“I just want you to rough him up, okay? I just want to, um, scare him a little—make him think twice about what he’s doing. Don’t tell me a big guy like you is scared?”
    “I ain’t scared,” CB said, but in truth he was sweating. “But I can’t help you.”
    “I’ll double the price!” This was wrenched from the speaker unwillingly, but it was worth it. CB wavered. “I’ll double the price and you don’t even have to lay a hand on him. I just want him scared out of his wits so he’ll go running off home and never—“
    “Fine, fine,” said CB. “Geez, you talk a lot. Okay—look. I know one guy who might do it. He’s big.”
    “Bigger than you?”
    CB snorted. “Bigger than everybody,” he said. “He doesn’t like to hurt people, but he’s good at…suggesting things to them, you know what I mean? And he’s not put off by these people like I am—like the other guys are.” He hesitated. “I could ask.”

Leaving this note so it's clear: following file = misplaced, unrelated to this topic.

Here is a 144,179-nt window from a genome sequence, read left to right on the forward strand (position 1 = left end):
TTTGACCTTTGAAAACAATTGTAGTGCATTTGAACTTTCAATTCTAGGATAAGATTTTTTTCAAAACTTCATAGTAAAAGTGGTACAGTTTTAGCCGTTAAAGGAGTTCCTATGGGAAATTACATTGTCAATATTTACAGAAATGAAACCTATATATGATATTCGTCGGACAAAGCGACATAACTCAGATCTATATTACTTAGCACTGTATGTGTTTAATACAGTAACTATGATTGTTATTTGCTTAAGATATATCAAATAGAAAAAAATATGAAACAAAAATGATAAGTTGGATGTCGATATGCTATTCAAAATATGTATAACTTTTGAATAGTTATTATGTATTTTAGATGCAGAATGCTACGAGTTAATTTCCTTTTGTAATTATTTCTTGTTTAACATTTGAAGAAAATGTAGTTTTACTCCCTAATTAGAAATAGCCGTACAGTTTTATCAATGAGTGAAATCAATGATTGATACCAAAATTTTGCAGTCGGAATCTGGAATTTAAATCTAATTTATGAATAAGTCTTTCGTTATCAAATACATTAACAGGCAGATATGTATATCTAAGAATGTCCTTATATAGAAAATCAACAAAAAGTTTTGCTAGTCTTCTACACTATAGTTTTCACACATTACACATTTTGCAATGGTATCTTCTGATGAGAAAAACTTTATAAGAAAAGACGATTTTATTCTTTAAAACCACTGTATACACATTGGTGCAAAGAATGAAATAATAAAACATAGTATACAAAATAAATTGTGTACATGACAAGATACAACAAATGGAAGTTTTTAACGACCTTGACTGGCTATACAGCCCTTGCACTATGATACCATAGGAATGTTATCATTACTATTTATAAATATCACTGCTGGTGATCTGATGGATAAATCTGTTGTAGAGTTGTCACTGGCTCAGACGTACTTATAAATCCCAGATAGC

Ask.” The venom in that voice made CB step back. Crazy was right. He hesitated again, then held out his hand.
    “Okay—give me the dough and I’ll ask.”
    “What--? What makes you think I’ll just….” That last came out rather squeaky as CB towered imposingly. Good grief—it was like a solar eclipse. “I mean, here’s half. Get the job done and you’ll get the other half. I don’t care who does it—just get it done. Okay?”
    But CB was counting the money, already moving on. “Okay,” he said. “I’ll explain the job to him. He does it, you pay me this much again. He says no….I’ll take this as a nuisance fee for asking. Okay?”
    This was obviously not okay, but when there was no answer, CB started to turn back—
    “Okay,” gasped the voice. “Just scare him. Make him afraid.”
    CB did not turn around. “I’m sure I can arrange it.”
    The shakes didn’t hit until CB was out of sight, but then they hit with a vengeance. “I have no doubt you can,” came the shaky reply, but there was no one there in the alley to hear it.

    “Well, I feel positively decadent,” said Autumn, settling back into her lover’s embrace on the big brass bed. “I don’t know when I’ve slept this late.”
    “Well, I feel positively debauched,” Ed teased. “And you weren’t exactly sleeping.”